An ‘offensive’ poster has been left on an historic landmark in protest at its neglect.
The note was left on the Berwick Stocks, a listed replica of the 17th century originals, in frustration at the poor state they have been allowed to fall into, despite one authority acknowledging action was needed “over a year ago.”
The poster states “Fight apathy or don’t” and labels the site “the Laughing Stocks.” It calls it a “Berwick Town Council production” in association with NCC, the acronym widely used for Northumberland County Council but in this case referring to the “Northumberland Clown Collective.”
The man behind the note last night said it was also inspired by dismay at a perceived lack of action from the authorities to improve Berwick, in particular in relation to lack of projects delivered by the town’s Portas Pilot fund.
The town council said it had previously offered to replace the stocks, despite not owning them, but said it had been told this would be difficult given their listed status.
The county council meanwhile defended the performance of the Portas scheme.
The replica is a grade two listed building of stocks which a plaque above the site, beside the Town Hall, explains were first used in Berwick in 1604.
The poster was put on the stocks on Monday night.
The Berwick resident responsible, who asked not to be named, told The Journal he had attended a meeting of the town council over a year ago, when members acknowledged the replica needed addressing.
He also voiced frustration at what he deemed a lack of projects delivered by the Portas scheme, through which the town and county council have £200,000 for regeneration initiatives.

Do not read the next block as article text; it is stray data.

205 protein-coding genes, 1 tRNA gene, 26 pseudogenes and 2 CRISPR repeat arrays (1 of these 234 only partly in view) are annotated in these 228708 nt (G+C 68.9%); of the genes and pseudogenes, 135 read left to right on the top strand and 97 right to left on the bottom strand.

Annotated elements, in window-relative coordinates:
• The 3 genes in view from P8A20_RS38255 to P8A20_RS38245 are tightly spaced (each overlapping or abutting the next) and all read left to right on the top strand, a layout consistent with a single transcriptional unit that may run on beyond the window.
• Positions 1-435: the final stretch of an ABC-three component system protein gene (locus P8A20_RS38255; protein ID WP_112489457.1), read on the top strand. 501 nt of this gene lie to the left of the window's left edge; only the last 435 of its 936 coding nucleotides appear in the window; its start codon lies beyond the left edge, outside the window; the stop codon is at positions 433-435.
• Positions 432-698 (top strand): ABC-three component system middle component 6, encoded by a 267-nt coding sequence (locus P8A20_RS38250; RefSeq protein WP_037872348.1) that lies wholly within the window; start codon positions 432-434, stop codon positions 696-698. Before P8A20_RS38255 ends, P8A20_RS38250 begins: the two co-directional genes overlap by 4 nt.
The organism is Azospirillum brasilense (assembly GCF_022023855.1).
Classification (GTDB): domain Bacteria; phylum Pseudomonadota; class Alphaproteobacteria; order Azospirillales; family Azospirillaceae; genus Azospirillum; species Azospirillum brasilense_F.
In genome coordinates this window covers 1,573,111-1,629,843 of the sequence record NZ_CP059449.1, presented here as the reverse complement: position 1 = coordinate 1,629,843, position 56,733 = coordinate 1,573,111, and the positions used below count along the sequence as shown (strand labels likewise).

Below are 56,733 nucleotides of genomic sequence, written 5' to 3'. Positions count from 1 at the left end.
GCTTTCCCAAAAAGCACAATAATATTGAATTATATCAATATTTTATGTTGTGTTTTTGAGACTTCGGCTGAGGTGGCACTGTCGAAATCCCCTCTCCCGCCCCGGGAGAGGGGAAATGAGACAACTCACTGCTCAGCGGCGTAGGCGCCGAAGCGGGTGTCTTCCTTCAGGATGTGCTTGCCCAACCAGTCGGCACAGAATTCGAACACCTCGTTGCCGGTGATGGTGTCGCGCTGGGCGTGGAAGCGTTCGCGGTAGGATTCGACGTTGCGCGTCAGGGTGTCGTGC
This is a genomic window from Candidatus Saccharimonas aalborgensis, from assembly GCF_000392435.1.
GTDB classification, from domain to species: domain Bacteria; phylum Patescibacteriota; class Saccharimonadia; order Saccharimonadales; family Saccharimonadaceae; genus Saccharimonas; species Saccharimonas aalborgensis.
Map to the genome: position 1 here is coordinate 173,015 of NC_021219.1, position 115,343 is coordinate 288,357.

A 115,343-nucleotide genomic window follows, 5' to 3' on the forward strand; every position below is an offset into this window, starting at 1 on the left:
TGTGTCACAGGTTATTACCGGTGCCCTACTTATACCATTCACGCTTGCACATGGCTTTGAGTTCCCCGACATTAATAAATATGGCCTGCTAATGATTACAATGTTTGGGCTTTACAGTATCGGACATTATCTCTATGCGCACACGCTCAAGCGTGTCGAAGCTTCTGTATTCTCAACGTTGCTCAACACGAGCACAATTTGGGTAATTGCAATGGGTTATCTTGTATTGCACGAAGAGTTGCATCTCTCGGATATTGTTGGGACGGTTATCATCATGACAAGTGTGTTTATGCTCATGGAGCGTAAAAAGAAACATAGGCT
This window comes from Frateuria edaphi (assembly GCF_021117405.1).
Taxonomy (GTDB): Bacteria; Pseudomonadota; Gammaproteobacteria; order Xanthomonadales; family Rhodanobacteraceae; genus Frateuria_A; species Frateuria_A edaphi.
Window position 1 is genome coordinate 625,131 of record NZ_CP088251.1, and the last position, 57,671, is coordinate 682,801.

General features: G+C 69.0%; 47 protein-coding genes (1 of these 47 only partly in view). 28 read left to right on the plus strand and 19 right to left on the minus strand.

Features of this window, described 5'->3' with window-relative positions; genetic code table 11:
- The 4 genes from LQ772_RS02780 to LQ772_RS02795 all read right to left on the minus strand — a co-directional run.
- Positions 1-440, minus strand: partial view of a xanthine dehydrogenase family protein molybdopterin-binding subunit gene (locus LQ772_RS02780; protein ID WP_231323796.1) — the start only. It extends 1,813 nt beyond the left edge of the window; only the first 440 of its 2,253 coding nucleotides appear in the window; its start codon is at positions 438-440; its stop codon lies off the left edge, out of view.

Last September, the county council said just £10,000 of this had been allocated, although it recently said £70,000 has now been invested.
The Journal has also recently reported how the town council has been beset by complaints and counter complaints over the Portas fund.
The man behind the poster claimed “nothing ever seems to get resolved” in Berwick.
“We are meant to be promoting tourism here and the town is beyond derelict and not being looked after.
“They (the stocks) have been left to the point where they have rotted and fell down. It is just a symbol of the rack and ruin the town is going to.
“They (councillors) are too busy fighting among themselves and nothing is getting done.”
Sue Finch, clerk to the town council, said the authority had removed the “rather offensive” poster having been told of it, on Tuesday.
She revealed the council had sought advice from English Heritage over whether action could be taken against the person responsible for “defacing an ancient monument”, but was told it could not be.
Mrs Finch said the council had offered to replace the stocks some years ago, despite them being owned by Berwick Guild of Freemen, but been told their listed status would make this difficult.
The town council now has other priorities, she added, although the clerk said she would put the stocks on a future agenda if asked to do so by a member.
Barry Rowland, executive director- place at the county council, said: “The council strongly believes that the Portas Pilot is a valuable project which has the potential to have a very positive impact on Berwick.
“We are pleased to be working with the town council and the local community to progress the delivery of schemes, and are confident that the arrangements for delivering the pilot are robust and will result in positive change for the town.”